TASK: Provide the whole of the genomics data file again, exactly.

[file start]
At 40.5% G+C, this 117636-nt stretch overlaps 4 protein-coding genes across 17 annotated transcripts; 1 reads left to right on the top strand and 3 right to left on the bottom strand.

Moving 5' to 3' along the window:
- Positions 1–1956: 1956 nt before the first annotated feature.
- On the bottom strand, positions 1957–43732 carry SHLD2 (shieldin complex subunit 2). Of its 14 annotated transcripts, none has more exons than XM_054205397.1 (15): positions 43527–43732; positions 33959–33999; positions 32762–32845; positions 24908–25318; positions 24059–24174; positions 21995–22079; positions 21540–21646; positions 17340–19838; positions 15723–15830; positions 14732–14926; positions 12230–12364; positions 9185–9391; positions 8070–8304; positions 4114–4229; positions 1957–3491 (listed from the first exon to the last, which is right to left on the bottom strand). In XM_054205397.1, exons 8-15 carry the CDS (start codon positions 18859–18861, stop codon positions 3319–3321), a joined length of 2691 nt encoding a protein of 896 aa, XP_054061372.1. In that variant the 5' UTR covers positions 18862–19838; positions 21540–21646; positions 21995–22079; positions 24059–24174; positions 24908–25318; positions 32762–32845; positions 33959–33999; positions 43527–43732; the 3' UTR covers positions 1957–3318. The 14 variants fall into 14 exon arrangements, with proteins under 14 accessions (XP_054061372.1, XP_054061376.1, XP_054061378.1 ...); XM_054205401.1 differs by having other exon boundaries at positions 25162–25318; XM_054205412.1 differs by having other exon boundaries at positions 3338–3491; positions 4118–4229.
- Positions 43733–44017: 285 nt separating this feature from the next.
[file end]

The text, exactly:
At 40.5% G+C, this 117636-nt stretch overlaps 4 protein-coding genes across 17 annotated transcripts; 1 reads left to right on the top strand and 3 right to left on the bottom strand.

Moving 5' to 3' along the window:
- Positions 1–1956: 1956 nt before the first annotated feature.
- On the bottom strand, positions 1957–43732 carry SHLD2 (shieldin complex subunit 2). Of its 14 annotated transcripts, none has more exons than XM_054205397.1 (15): positions 43527–43732; positions 33959–33999; positions 32762–32845; positions 24908–25318; positions 24059–24174; positions 21995–22079; positions 21540–21646; positions 17340–19838; positions 15723–15830; positions 14732–14926; positions 12230–12364; positions 9185–9391; positions 8070–8304; positions 4114–4229; positions 1957–3491 (listed from the first exon to the last, which is right to left on the bottom strand). In XM_054205397.1, exons 8-15 carry the CDS (start codon positions 18859–18861, stop codon positions 3319–3321), a joined length of 2691 nt encoding a protein of 896 aa, XP_054061372.1. In that variant the 5' UTR covers positions 18862–19838; positions 21540–21646; positions 21995–22079; positions 24059–24174; positions 24908–25318; positions 32762–32845; positions 33959–33999; positions 43527–43732; the 3' UTR covers positions 1957–3318. The 14 variants fall into 14 exon arrangements, with proteins under 14 accessions (XP_054061372.1, XP_054061376.1, XP_054061378.1 ...); XM_054205401.1 differs by having other exon boundaries at positions 25162–25318; XM_054205412.1 differs by having other exon boundaries at positions 3338–3491; positions 4118–4229.
- Positions 43733–44017: 285 nt separating this feature from the next.